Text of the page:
UI opts out of visa policy petition


Guilford College filed a lawsuit against Kirstjen Nielsen after her decision to change the visa policy. While the University did not sign, 65 other institutions joined in on an amicus brief.

By Luis Velazquez, Staff Writer

A recent lawsuit by Guilford College was filed against the Department of Homeland Security’s secretary Kirstjen Nielsen after her recent decision to change the visa policy for international students in the United States.

A total of 65 institutions of higher education joined in an amicus brief supporting Guilford College in its lawsuit against Nielsen’s move to change the visa policy, including Northwestern University, the Illinois Institute of Technology and Northeastern University. However, the University of Illinois at Urbana-Champaign did not sign the amicus brief.

The Unlawful Presence policy became effective on Aug. 8. This policy from Homeland Security will make it easier to bar international students from the country for overstaying their visa. The policy states, “changes to its policy on how an immigration status violation might lead to a finding that an F, M, or J nonimmigrant should be subject to the three- or 10-year reentry bar provisions.”

F, M and J are nonimmigrant classifications for students. Students who wish to attend public school are categorized as F, students who wish to obtain vocational training are categorized as M and students who are participating in an exchange program are categorized as J.

With the new policy, United States Citizenship and Immigration Services will count days of unlawful presence after an F, M or J status violation occurs unless the student is covered by an exception. 

“This policy, while definitely not necessarily positive, does remove some ambiguity in what happens to those students F, M or J status who violate their status. Please bear in mind that if a student is following the conditions of their status (nearly 100% of our students) which they agreed to do when the status was granted, they will not have a problem and will not accrue unlawful presence,” Stephanie Dvorachek, associate director for International Student and Scholar Services, said in an email.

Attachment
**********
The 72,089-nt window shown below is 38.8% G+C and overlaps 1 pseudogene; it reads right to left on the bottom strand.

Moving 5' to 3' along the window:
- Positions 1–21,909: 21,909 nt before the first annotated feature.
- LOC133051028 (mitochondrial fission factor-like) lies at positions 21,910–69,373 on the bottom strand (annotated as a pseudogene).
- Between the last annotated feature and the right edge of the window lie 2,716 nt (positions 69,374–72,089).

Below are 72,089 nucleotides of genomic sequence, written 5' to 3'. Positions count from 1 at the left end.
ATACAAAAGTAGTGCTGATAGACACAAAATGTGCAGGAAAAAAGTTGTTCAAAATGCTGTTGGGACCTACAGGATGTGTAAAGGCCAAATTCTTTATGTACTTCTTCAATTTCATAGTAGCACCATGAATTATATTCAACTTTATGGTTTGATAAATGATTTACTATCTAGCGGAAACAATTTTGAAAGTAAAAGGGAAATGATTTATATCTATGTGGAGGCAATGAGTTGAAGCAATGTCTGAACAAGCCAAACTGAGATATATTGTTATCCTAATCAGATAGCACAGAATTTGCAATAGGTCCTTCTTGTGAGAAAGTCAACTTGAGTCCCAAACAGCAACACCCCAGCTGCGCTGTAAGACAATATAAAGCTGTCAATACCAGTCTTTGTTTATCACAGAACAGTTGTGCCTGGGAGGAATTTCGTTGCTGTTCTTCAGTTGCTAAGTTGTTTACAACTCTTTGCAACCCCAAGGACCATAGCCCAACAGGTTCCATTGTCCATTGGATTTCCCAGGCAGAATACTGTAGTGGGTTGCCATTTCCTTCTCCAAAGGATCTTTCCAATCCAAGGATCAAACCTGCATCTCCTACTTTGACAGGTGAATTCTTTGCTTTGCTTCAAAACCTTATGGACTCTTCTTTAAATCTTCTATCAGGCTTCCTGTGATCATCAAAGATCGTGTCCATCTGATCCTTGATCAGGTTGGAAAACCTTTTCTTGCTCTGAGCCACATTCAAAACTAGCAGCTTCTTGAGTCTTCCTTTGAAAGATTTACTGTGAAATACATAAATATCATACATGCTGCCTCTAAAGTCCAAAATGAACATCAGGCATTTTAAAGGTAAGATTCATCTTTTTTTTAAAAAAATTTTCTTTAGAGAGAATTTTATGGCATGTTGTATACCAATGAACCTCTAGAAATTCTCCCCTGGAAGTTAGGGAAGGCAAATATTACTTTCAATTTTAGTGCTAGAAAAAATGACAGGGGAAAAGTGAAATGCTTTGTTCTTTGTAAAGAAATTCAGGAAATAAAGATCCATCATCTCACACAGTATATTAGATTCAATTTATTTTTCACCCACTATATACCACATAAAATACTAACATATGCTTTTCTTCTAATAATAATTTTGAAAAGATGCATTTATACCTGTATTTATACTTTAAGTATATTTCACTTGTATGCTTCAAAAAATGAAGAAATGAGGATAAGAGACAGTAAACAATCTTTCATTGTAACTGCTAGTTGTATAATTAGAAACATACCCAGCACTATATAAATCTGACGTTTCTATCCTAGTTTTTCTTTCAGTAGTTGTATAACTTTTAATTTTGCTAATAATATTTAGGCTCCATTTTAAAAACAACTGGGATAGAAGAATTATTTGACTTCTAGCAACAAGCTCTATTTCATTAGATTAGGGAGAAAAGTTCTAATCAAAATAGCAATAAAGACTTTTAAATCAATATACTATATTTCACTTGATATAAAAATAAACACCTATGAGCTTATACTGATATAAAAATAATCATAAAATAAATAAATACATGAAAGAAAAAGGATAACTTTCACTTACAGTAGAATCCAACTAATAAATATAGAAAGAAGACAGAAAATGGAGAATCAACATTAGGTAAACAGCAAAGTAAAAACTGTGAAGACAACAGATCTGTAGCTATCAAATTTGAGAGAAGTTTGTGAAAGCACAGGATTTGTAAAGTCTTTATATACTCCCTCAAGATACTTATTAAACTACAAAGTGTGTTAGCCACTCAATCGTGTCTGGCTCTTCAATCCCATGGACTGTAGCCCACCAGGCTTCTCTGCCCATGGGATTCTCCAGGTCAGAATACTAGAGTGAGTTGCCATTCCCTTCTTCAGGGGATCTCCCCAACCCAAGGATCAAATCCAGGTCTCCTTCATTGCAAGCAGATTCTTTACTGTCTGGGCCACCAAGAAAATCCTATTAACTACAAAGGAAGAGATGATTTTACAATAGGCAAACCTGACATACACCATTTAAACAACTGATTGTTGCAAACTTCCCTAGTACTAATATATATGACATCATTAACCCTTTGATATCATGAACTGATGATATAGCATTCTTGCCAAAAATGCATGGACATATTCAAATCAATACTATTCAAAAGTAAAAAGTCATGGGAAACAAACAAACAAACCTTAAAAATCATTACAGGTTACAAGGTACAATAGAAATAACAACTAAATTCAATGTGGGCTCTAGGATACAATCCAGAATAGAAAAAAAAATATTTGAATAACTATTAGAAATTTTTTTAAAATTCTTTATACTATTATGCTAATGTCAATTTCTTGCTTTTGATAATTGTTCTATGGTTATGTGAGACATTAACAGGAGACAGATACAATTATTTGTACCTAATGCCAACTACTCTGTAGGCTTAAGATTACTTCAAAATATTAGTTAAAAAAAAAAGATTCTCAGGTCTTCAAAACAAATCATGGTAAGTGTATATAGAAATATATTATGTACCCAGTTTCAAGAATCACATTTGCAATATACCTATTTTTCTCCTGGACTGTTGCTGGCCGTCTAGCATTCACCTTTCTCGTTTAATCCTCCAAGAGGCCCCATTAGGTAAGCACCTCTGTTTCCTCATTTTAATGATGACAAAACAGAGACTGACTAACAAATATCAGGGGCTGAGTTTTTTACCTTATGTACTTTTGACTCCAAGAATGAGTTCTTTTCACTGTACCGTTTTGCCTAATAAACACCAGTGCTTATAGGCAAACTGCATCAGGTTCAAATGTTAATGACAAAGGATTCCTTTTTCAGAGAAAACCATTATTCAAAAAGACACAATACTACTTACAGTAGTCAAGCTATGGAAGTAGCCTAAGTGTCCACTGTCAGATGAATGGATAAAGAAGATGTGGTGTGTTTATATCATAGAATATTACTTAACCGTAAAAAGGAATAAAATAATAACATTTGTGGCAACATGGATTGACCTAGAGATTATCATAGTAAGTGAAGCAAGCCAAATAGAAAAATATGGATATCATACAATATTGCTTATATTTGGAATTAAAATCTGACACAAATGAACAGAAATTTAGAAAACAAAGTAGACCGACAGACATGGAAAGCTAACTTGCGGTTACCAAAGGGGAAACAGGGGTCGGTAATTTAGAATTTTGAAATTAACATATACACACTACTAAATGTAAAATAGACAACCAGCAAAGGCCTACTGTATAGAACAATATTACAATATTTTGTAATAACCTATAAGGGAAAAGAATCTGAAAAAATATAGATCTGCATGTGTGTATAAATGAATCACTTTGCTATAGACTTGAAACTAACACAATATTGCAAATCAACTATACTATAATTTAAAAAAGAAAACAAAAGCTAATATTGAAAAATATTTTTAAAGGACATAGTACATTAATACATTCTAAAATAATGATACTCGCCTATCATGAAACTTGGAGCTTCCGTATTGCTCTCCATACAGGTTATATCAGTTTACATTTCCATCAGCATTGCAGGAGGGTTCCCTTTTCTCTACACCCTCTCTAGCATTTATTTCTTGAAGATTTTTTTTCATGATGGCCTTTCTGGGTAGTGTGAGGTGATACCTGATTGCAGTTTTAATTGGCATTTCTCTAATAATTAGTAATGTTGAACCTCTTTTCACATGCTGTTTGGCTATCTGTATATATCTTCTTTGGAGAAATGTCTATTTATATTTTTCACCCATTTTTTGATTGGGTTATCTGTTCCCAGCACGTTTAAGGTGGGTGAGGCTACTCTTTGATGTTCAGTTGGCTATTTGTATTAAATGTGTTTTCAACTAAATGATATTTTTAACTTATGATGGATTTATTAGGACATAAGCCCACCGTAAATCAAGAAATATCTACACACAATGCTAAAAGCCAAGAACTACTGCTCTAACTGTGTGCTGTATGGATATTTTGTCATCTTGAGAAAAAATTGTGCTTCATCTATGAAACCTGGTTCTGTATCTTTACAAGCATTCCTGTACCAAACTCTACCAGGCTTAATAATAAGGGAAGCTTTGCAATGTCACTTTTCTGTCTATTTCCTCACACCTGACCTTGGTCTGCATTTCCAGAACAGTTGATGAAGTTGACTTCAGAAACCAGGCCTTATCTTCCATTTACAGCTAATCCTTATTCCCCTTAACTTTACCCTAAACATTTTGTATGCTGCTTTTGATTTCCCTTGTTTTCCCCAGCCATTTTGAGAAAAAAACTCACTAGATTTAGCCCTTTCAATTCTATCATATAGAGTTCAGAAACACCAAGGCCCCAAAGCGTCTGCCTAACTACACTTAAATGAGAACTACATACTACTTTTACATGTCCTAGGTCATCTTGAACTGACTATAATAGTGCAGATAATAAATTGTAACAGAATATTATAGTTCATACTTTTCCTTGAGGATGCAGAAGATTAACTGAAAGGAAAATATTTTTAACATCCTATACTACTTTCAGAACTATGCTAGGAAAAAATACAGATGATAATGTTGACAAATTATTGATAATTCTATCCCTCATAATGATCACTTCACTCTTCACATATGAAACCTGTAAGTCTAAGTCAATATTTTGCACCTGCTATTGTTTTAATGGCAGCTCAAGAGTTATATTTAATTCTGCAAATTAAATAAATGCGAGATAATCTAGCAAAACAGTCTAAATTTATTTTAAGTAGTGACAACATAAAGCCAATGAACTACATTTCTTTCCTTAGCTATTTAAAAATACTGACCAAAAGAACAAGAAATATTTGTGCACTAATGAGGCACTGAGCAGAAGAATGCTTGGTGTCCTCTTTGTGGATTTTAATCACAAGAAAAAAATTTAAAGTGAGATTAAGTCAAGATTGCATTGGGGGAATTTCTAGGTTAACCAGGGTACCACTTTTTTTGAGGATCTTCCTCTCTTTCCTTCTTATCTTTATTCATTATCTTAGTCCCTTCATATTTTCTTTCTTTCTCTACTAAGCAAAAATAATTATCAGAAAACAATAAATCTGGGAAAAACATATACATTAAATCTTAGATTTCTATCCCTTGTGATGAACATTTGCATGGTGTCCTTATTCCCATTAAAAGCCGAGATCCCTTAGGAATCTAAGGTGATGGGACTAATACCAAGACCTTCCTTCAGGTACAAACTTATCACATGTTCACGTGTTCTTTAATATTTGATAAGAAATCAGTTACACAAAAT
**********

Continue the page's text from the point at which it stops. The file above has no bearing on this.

Dvorachek emphasized the resources the University offers and how they help students.

“If one of our international students were to fall out of status, we would advise and give them ways to regain their status,” Dvorachek said.This is one of many ways that we serve our international population.”

Caitlin Lopez-Battung, publicity co-chair for the Philippine Student Association at the University, believes otherwise. Lopez believes public state schools will try their best to be on good terms with the government since that’s where they receive most funds for education.

“Realistically I don’t know what U of I would do to help international students because of this policy. I am sure the internal staff, like professors and TAs, would not support this, but like in terms of top of the chain I don’t really see any form of support for international students that can be affected by this,” Lopez said.

Daniela Rios, senior in LAS, believes the University lacks in supporting specific groups of students in need.

“It is hard to say exactly, especially considering the fact that UIUC has not, to my knowledge, formally signed the document that goes against the introduced visa policy that would affect international students,” Rios said. “The University wasn’t very vocal when it came to issues having to do with DACA students.”

Lopez believes it is important for students to know what is going on with our government and how it can affect us as students.

“It is totally critical to stay informed with our government. Currently, the government has been shut down for 23 or 24 days,” Lopez said. “Especially with our political climate now that is provoking and targeting minority students that attend here.”

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